Earlier this year, we have reported that the California-based startup company, Knightscope, was building a prototype of K5 security robot that meant to take on security patrol work. K5, the five-foot-tall (roughly 152 cm), 300-pound (136 kg) robot, has the learning and analytic capacities to recognize faces and license plates, detect shifts in temperature as well as carbon dioxide levels. It can immediately alert authorities if detecting some suspicious activities in the neighborhood.
Recently, on Microsoft’s Silicon Valley campus, you can already see four of these guys patrolling at night, guarding the staff inside the buildings.
The K5 rolls on 3 wheels and is equipped with several microphones, high-definition cameras, GPS/laser rangefinder, facial and license plate recognition system, thermal imaging and weather sensors, as well as a rechargeable battery inside. Each recharge takes about 15 to 20 minutes to complete and lasts for 24 hours. It can also be shown its patrol parameters and surrounding environments with the use of a remote controller before its first patrol, and then it can start mapping and learning from here. It can also navigate its route and avoid collision with pedestrians or obstacles on the roads.
When someone tries to block its way or outright harass it, the K5 will first sound a shrilling alarm and, if the harassment doesn't stopped, it will immediately contact its nearby robotic “colleagues” along with remote security centers via Wi-Fi or a wireless network. An operator in the center will then check out what is happening from the robot's sensors, even talk to the offender in question if necessary. On the other hand, this monitoring feature can also be used in an emergency situation, wherein people can seek immediate assistance by pushing a button on the K5.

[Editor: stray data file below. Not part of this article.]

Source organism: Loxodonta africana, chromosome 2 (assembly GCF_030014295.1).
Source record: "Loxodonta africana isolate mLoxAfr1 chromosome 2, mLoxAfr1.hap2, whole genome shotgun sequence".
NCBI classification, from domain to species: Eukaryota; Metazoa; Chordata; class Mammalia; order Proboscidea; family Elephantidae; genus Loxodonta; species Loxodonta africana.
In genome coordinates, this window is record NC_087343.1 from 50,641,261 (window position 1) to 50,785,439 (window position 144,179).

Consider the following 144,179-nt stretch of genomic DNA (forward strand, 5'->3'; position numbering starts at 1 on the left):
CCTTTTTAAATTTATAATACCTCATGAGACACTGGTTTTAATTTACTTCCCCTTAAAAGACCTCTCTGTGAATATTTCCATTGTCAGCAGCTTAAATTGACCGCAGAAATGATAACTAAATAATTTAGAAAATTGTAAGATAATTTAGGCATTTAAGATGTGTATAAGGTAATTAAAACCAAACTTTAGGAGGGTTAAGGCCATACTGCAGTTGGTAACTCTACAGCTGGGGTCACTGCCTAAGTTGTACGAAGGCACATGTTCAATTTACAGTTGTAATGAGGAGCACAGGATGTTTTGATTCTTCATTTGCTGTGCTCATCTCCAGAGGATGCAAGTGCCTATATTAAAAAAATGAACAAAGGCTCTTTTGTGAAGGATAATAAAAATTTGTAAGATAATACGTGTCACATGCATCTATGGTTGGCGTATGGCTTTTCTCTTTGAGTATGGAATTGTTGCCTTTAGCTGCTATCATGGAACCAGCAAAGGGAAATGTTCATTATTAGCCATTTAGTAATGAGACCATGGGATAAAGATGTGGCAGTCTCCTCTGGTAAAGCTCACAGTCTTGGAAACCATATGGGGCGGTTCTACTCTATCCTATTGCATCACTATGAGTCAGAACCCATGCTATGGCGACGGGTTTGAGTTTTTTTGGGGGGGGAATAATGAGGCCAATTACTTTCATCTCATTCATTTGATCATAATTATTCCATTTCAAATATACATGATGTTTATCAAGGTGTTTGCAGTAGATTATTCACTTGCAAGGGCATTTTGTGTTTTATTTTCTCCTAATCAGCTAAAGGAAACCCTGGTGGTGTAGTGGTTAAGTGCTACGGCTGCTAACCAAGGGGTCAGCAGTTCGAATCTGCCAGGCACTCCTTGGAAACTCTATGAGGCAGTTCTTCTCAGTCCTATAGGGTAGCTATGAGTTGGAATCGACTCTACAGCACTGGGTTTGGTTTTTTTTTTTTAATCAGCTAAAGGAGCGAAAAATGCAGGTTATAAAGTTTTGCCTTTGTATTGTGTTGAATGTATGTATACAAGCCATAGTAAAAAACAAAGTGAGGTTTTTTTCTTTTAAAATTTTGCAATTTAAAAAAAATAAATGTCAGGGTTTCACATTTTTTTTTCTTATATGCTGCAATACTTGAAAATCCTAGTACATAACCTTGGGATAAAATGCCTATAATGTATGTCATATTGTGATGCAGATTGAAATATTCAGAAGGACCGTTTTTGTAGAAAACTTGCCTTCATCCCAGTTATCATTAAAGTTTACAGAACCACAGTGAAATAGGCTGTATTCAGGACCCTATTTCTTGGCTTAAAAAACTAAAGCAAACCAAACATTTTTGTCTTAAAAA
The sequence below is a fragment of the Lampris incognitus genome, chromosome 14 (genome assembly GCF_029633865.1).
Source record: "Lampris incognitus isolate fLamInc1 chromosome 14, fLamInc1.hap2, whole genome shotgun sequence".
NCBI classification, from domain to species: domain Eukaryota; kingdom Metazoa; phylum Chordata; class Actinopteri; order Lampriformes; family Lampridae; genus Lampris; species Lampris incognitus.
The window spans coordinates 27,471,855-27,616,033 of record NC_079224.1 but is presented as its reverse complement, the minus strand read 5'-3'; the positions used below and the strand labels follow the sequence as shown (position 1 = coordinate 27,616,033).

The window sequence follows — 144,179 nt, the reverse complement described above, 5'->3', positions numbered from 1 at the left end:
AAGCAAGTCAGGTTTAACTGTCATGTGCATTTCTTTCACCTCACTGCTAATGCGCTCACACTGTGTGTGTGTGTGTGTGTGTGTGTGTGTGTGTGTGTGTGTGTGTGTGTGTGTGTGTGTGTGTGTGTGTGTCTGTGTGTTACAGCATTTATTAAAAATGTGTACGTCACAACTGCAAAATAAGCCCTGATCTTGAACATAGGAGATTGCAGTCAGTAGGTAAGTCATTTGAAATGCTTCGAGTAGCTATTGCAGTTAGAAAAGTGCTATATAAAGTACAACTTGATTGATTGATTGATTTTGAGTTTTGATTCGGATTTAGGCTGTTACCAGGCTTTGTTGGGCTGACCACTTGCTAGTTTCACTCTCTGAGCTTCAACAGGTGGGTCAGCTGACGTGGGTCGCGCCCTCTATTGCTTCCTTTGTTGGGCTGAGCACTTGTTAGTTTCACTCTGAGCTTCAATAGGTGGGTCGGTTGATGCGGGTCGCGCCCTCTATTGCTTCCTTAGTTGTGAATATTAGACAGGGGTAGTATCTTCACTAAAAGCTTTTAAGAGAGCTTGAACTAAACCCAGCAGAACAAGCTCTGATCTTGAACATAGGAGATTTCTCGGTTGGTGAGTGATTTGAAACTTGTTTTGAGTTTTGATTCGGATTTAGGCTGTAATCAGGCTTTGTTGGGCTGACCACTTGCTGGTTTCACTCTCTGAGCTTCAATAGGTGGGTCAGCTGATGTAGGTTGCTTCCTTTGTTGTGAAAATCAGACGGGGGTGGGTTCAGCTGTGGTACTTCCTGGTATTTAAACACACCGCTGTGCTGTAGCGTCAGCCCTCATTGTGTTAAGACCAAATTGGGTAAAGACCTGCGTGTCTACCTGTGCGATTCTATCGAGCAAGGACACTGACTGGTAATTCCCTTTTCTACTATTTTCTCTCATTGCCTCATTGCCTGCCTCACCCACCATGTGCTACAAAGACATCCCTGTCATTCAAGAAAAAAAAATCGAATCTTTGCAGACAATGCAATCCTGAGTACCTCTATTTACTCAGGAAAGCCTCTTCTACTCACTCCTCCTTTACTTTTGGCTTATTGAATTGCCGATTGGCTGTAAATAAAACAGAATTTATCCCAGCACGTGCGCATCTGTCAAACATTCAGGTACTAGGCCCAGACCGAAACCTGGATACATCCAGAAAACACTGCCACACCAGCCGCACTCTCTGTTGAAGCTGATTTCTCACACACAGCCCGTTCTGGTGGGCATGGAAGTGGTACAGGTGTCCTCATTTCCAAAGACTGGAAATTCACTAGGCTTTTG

It’s been suggested that in the future, the K5 could act more proactively to guard personal safety; for example, students staying out late may wish to use an App to call a nearby K5 robot to escort them safely home through the dark campus.
The major incentives to develop security robots come from the dangerous and monotonous nature of patrol work, and the high personnel turnover rate in this line of jobs. Of course, cost-efficiency is a main cause, too—a K5 robot charges US$6.25 per hour, which is less than one half of a common U.S. security guard’s hourly wage.
The K5 robot is estimated to test run in several U.S. companies in the first half of 2015. However, according to a journalist witnessed a K5 at work on site in the Microsoft's campus, one of the major problems with the present prototype was that it didn’t seem to be able to detect the edge of the sidewalk properly, and couldn’t right itself back on “feet” once it toppled. From this angle, the more than 1 million people who are currently employed as security guards in the U.S. should probably be able to rest easy for a while yet.